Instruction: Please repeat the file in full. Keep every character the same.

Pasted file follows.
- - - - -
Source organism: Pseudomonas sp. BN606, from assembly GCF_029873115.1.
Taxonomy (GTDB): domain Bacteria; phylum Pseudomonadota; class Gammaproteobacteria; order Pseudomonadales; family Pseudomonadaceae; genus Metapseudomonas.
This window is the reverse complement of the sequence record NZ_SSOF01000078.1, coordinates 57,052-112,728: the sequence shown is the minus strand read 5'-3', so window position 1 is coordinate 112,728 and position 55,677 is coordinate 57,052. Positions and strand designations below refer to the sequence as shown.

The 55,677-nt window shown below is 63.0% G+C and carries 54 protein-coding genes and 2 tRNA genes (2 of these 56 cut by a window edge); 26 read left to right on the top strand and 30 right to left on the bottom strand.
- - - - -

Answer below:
Source organism: Pseudomonas sp. BN606, from assembly GCF_029873115.1.
Taxonomy (GTDB): domain Bacteria; phylum Pseudomonadota; class Gammaproteobacteria; order Pseudomonadales; family Pseudomonadaceae; genus Metapseudomonas.
This window is the reverse complement of the sequence record NZ_SSOF01000078.1, coordinates 57,052-112,728: the sequence shown is the minus strand read 5'-3', so window position 1 is coordinate 112,728 and position 55,677 is coordinate 57,052. Positions and strand designations below refer to the sequence as shown.

The 55,677-nt window shown below is 63.0% G+C and carries 54 protein-coding genes and 2 tRNA genes (2 of these 56 cut by a window edge); 26 read left to right on the top strand and 30 right to left on the bottom strand.